Grammar Is Not the Woman Who Gave Birth to Your Mother

By Associate Professor Jen

I finally identified the worst thing about being a writer.

No, it's not the horrendous wait times for every major magazine and publishing house (wait times that are inevitably followed by the photocopy of a photocopy of a photocopy of a form rejection letter). It's not even the editors that accept a story or poem, then disappear from the face of the earth without sending a check.

It's not the character that fails to tell me his or her true gender and/or heart's desire until two thirds of the book is written, or the plot that self-destructs, or the hours of work that disappear in five minutes of editing.

No, what I really hate is the fact that everyone thinks they can write. If someone at a party announces she's a ballet dancer, she doesn't find herself surrounded by people who want her to ghost-dance for them (since they have the ideas for dancing, but they're just too busy to do the menial moving-around-the-stage-on-tiptoes part). A neurosurgeon won't find herself standing next to a semi-drunk individual who's sure that he'll be able to remove brain tumors if he can just get a year off work to practice (well, okay, maybe that does happen occasionally. But no one would take the drunk seriously).

Everyone's a writer, though. Just look on the web.

I assume if you're here, reading this, you want to be a better writer. You love the words, especially when they spill out almost faster than you can type. You can hear the characters talking. You've felt their hearts break at the lowest moments and seen wonders through their eyes that you couldn't have found on your own. Sometimes, it's just so easy.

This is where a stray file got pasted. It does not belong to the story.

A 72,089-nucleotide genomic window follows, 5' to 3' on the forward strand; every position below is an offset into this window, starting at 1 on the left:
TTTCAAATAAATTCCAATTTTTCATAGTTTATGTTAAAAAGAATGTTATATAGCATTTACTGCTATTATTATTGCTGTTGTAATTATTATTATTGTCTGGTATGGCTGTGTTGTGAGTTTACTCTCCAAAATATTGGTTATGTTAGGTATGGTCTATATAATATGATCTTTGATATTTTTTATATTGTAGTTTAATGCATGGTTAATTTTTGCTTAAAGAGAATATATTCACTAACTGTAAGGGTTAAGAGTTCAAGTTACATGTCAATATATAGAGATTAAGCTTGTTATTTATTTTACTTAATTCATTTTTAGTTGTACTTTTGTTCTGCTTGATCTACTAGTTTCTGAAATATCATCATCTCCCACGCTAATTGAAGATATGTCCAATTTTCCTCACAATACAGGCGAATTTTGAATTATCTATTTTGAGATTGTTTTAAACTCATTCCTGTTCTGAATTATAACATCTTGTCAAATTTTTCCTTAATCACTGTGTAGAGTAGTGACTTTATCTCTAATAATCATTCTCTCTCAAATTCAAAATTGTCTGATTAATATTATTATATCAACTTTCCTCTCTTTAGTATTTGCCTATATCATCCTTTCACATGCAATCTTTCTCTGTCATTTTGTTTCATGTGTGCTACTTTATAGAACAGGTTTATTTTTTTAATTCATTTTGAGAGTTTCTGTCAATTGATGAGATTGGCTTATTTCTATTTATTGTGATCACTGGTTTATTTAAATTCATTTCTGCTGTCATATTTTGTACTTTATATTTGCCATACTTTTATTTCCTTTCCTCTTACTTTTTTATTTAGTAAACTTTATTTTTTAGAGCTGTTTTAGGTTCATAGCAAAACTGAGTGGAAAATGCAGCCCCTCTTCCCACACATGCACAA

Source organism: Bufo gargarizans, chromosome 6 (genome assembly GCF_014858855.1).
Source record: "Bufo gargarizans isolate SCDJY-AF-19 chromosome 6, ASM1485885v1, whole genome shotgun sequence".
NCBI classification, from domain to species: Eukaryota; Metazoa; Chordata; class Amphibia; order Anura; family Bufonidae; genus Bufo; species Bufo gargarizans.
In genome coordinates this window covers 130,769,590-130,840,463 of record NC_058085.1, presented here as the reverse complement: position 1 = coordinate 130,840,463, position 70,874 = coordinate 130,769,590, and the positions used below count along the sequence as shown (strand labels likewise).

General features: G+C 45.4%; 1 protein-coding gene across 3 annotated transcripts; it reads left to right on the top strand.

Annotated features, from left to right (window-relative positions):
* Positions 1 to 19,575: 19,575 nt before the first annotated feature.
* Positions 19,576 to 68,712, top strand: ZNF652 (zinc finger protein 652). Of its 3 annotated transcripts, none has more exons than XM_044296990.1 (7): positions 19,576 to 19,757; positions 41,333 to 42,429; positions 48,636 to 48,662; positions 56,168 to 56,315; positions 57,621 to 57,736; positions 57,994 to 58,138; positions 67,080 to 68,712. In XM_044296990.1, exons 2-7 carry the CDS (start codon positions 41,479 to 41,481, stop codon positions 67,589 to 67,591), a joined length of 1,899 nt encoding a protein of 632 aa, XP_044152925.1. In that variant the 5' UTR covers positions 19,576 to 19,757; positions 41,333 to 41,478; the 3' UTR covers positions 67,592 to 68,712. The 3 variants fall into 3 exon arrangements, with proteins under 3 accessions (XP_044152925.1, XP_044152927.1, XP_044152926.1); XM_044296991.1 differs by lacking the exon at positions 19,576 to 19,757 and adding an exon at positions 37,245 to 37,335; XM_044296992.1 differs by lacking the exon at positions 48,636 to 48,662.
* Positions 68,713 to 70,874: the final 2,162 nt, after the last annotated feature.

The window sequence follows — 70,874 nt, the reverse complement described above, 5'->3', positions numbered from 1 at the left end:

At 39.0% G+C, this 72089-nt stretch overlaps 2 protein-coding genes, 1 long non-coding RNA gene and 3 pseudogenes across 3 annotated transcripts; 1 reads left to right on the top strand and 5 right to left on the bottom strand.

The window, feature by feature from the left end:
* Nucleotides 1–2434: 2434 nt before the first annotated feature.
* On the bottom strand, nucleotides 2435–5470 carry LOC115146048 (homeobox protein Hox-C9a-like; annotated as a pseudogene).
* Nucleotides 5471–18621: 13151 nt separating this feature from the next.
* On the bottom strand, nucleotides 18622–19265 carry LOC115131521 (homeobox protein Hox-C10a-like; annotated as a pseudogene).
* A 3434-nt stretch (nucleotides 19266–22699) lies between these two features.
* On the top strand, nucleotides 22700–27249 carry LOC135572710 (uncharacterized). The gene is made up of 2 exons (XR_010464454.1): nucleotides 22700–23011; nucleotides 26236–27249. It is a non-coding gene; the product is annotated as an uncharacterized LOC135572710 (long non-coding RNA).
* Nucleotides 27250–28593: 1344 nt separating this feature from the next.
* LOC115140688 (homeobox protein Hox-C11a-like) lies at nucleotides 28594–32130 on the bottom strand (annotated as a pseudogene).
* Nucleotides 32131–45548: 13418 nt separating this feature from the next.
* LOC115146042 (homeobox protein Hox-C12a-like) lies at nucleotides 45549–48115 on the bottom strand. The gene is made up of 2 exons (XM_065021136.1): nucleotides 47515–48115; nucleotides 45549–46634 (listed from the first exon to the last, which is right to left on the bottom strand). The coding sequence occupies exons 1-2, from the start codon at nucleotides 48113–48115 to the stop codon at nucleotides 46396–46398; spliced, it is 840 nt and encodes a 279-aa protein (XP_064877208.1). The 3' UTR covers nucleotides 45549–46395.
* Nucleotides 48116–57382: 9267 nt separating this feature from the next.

And yet...

And yet you have a nagging feeling, a crawling sensation at the back of your mind.

Something isn't right. But what?

Given the amount of bad fic I've read, fic that ranges from the coulda-shoulda-woulda-been-good to stuff so bad that it made my eyeballs bleed, I can say that a major portion of the wrongness comes from basic problems--spelling errors, punctuation errors, grammar errors. Really elementary stuff, stuff that should be in the toolbox of any aspiring writer.

But wait! I hear some of you squealing. "I just write for fun," you say. "It's not like an editor is going to see it. Who cares about spelling and that stuff?"

Well, I do, for one.

Words are powerful, when used well. You can bring a reader to the heights of joy (or bliss...or something else altogether, if you're reading Celli's UC Mary Sue fanfic *g*). You can make people weep for folks they'll never meet. Better yet, you can give people new ways to look at the world and the people around them. You can help them to be more compassionate, more wise, more intense about their experiences. At the very least, you can take their troubles away for a little while. Yes, even fanfic can do that--if it's done well.

Plot and characterization are important. Dialogue is key, description can make or break you. But putting each sentence together in a way that makes sense and hits the inner ear just right--that's essential.

Now, I can't go over every single rule for grammar, spelling, and punctuation. If you're feeling desperate, I'd recommend Strunk and White's Elements of Style, or even a refresher course at the local community college if it's been a while since you've been graded on your handiwork. What I will do is make some suggestions that can make your writing better.

1. Spellcheck ~ We live in an era of amazing conveniences--and yet so many people fail to use them. Spellcheck isn't foolproof, but it can save you a good deal of embarrassment. Use a word-processing program to write your stories--that way you can spellcheck, then transfer the story to an e-mail format to send it out. Keeping the story in word-processing rather than your outbox will also help you to...